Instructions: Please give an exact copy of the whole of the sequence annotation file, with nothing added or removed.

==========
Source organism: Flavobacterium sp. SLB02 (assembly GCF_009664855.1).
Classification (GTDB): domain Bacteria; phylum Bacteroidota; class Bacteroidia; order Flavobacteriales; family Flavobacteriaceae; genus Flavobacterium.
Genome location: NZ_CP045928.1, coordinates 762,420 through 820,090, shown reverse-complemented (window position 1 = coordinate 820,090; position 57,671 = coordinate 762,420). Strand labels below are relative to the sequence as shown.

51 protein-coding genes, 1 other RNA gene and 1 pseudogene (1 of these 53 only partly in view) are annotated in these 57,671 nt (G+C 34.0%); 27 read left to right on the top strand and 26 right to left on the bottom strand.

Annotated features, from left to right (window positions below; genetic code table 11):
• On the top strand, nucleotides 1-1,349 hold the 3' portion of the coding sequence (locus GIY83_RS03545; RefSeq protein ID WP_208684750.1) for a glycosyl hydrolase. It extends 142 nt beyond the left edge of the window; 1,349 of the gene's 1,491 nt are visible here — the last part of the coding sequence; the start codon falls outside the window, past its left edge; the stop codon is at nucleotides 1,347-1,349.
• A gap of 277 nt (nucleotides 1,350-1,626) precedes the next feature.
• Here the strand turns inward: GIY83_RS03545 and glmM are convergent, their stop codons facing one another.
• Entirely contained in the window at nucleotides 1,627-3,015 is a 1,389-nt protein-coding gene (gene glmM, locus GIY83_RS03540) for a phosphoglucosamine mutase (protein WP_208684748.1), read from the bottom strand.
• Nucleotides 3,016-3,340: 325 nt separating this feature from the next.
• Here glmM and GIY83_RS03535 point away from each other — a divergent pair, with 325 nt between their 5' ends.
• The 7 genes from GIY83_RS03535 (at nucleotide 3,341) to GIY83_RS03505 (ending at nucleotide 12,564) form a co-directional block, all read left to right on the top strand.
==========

Source organism: Flavobacterium sp. SLB02 (assembly GCF_009664855.1).
Classification (GTDB): domain Bacteria; phylum Bacteroidota; class Bacteroidia; order Flavobacteriales; family Flavobacteriaceae; genus Flavobacterium.
Genome location: NZ_CP045928.1, coordinates 762,420 through 820,090, shown reverse-complemented (window position 1 = coordinate 820,090; position 57,671 = coordinate 762,420). Strand labels below are relative to the sequence as shown.

51 protein-coding genes, 1 other RNA gene and 1 pseudogene (1 of these 53 only partly in view) are annotated in these 57,671 nt (G+C 34.0%); 27 read left to right on the top strand and 26 right to left on the bottom strand.

Annotated features, from left to right (window positions below; genetic code table 11):
• On the top strand, nucleotides 1-1,349 hold the 3' portion of the coding sequence (locus GIY83_RS03545; RefSeq protein ID WP_208684750.1) for a glycosyl hydrolase. It extends 142 nt beyond the left edge of the window; 1,349 of the gene's 1,491 nt are visible here — the last part of the coding sequence; the start codon falls outside the window, past its left edge; the stop codon is at nucleotides 1,347-1,349.
• A gap of 277 nt (nucleotides 1,350-1,626) precedes the next feature.
• Here the strand turns inward: GIY83_RS03545 and glmM are convergent, their stop codons facing one another.
• Entirely contained in the window at nucleotides 1,627-3,015 is a 1,389-nt protein-coding gene (gene glmM, locus GIY83_RS03540) for a phosphoglucosamine mutase (protein WP_208684748.1), read from the bottom strand.
• Nucleotides 3,016-3,340: 325 nt separating this feature from the next.
• Here glmM and GIY83_RS03535 point away from each other — a divergent pair, with 325 nt between their 5' ends.
• The 7 genes from GIY83_RS03535 (at nucleotide 3,341) to GIY83_RS03505 (ending at nucleotide 12,564) form a co-directional block, all read left to right on the top strand.